Colin Grant






Is Obama Channeling Marcus Garvey?

By Colin Grant 


History News Network, 10 March 08


‘His words were compassionate,’ recalled Virginia Collins, ‘he spoke from his soul, and you had this feeling that you were there, that you [were] he, too, that you felt the same thing he was speaking of.’ That sentiment of a politician giving sentiment to the submerged dreams and aspirations of the everyman/woman is one that has been expressed time and again by the awed listeners to Barack Obama on his campaign trail. Whether on the steps of the old state Capitol in Springfield, the pulpit of Martin Luther King’s Ebenezer Church in Atlanta or the town hall of Newark, New Jersey, Senator Barack Obama has inspired ecstatic audiences with his powerful oration. But the supreme ventriloquism that Virginia Collins relates does not describe the Senator from Illinois but rather a much earlier incarnation: Marcus Mosiah Garvey. Whilst it’s tempting to imagine that Obama’s rhetoric links back to a tradition of black pastors, to Adam Clayton Powell, Snr and Martin Luther King, Obama’s speech bears much closer comparison to the haunting and melodious delivery of the Jamaican visionary who in 1920s led the impressive black movement, the Universal Negro Improvement Association, UNIA.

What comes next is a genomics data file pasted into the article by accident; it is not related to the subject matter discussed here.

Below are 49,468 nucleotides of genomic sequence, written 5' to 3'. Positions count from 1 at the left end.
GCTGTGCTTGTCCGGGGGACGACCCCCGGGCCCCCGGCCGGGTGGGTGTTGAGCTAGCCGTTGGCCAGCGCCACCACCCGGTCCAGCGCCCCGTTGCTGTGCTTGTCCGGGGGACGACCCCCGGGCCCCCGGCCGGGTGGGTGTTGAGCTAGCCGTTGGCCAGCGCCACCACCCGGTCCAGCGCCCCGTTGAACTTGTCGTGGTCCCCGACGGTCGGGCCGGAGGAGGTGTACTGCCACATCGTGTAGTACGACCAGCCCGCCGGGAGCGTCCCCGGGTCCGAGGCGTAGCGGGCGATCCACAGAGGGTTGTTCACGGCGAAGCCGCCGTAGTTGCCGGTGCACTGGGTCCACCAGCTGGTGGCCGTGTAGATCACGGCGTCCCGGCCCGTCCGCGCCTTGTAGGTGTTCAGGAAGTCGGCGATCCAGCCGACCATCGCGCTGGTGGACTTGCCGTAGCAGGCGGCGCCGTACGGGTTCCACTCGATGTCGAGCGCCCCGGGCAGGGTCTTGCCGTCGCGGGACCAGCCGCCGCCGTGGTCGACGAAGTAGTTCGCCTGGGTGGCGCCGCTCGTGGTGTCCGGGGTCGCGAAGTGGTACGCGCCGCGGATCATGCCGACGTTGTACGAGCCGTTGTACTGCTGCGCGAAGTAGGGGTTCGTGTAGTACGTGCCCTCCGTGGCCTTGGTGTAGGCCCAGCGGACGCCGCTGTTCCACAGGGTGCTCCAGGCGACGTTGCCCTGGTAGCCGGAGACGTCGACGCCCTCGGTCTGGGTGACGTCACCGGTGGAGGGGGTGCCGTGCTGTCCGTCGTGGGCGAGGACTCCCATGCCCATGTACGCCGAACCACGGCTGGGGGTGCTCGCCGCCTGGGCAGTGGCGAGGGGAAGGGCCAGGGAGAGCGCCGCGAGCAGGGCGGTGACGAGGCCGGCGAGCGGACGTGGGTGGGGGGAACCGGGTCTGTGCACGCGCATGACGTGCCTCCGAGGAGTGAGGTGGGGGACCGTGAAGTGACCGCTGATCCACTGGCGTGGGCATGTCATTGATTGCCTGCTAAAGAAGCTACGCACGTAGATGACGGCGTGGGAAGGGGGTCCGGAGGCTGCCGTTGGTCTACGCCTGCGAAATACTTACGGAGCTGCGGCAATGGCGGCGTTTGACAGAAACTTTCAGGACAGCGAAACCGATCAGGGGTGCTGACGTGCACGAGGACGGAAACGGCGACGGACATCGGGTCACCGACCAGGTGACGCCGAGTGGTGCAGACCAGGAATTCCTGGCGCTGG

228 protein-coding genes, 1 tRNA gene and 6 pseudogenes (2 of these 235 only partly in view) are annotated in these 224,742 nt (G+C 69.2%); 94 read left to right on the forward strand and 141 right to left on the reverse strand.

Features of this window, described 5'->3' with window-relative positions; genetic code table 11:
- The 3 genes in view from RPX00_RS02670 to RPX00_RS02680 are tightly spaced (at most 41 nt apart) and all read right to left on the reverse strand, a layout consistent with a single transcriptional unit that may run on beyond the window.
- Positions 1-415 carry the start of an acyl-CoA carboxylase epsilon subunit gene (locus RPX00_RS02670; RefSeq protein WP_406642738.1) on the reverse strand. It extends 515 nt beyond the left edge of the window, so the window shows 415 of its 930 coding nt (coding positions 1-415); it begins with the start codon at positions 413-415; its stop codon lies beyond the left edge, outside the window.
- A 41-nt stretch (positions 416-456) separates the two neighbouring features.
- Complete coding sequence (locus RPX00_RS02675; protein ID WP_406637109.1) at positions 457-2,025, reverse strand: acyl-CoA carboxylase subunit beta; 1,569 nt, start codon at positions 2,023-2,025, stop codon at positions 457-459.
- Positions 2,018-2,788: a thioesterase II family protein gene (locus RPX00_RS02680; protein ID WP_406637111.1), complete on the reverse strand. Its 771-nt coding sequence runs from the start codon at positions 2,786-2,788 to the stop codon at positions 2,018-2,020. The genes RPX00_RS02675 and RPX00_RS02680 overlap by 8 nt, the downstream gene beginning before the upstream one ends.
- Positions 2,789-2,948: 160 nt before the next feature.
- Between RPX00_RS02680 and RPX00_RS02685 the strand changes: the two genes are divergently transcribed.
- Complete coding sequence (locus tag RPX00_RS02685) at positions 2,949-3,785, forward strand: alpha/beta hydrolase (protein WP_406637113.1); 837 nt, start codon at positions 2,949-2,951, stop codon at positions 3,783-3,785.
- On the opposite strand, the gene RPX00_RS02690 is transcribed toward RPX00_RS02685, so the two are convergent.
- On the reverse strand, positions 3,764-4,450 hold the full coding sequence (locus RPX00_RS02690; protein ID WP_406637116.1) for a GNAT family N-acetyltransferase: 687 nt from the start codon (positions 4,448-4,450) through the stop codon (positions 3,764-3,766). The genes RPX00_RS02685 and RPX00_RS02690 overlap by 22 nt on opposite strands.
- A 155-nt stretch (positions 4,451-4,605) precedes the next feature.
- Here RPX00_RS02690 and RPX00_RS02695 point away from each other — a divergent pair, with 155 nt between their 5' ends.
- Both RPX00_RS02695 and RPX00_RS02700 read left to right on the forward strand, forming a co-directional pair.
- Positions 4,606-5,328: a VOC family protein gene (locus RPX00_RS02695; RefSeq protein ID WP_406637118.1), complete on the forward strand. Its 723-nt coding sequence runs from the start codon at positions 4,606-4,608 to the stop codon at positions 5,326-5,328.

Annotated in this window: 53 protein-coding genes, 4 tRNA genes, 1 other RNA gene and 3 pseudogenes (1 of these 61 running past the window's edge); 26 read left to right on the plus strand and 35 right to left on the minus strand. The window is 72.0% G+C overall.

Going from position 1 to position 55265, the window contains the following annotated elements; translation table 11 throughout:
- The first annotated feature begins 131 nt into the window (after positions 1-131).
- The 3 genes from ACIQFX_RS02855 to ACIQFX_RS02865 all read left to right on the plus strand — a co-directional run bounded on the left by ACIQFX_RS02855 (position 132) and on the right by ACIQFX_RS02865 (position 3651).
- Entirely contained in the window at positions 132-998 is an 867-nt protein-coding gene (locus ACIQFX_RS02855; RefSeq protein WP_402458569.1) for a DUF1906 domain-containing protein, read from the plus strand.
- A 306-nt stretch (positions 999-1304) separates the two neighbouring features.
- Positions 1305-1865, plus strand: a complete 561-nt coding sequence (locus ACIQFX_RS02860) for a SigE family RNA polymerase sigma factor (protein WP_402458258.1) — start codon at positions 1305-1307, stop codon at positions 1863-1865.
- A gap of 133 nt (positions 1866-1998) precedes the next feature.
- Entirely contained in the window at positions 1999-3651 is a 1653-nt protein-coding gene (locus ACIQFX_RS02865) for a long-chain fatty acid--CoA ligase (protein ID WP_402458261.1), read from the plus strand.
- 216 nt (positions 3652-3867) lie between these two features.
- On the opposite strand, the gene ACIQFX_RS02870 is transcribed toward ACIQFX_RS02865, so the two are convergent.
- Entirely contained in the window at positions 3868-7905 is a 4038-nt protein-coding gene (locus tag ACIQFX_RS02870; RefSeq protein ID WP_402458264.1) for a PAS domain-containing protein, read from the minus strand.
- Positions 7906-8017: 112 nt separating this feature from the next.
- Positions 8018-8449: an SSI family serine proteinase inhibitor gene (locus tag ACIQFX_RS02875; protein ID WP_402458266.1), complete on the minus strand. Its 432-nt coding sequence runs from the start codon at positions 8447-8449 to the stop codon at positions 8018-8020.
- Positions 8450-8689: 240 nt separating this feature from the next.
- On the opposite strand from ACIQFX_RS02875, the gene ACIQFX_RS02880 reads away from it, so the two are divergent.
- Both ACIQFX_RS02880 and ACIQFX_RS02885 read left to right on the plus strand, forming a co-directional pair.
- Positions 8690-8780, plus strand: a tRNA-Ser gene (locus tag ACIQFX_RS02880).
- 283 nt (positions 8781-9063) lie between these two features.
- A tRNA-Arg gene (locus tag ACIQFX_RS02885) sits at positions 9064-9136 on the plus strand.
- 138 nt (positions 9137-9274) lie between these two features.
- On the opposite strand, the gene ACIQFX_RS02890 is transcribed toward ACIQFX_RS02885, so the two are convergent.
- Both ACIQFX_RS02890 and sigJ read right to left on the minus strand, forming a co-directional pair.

The power of Obama’s oration relies not so much in the actual words of his speechifying but in its capacity to convince; in its ability to transmit what the Spanish call Duende, a most profoundly felt emotion. Marcus Garvey was bathed in the spirit of Duende; his rival, W.E.B was not. Arguably Barack Obama has the spirit; Hillary Clinton does not.


Listening to their oratory one could believe that Garvey and Obama were poured from the same bottle; though, clearly, Obama has added water to the wine of his predecessor’s zealotry. Garvey, a superb Ciceronian orator, made his name atop the soap boxes in Harlem’s Speakers’ Corner in the unseasonably warm spring of 1917. His passion fired an audience like no other before him. He had arrived penniless and unheralded, and yet in a few years Garvey was presiding over a mass movement, the Universal Negro Improvement Association, with hundreds of thousands (if not millions) of members and branches scattered across America. As a character in Ralph Ellison’s satirical novel, Invisible Man says, ‘Garvey must have had something. He must have had something to move all those people! Our people are hell to move! He must have had plenty!’ To date, Senator Obama has a compelling and simple message – an ‘audacity of hope’ that aims to unify the country. But just like his Jamaican-born predecessor, Obama’s most obvious strengths (his powers of oration) are turned against him by the rival camp. Back in 1919, the African American journalist, John E. Bruce, then a fierce critic of Garvey, wrote:  ‘We like to listen to the music of his mouth,’ but went on to dismiss him as a glib phrase maker, mocking his lilting Caribbean voice: ‘You won’t do Mr.Garvey too muchee talkee.’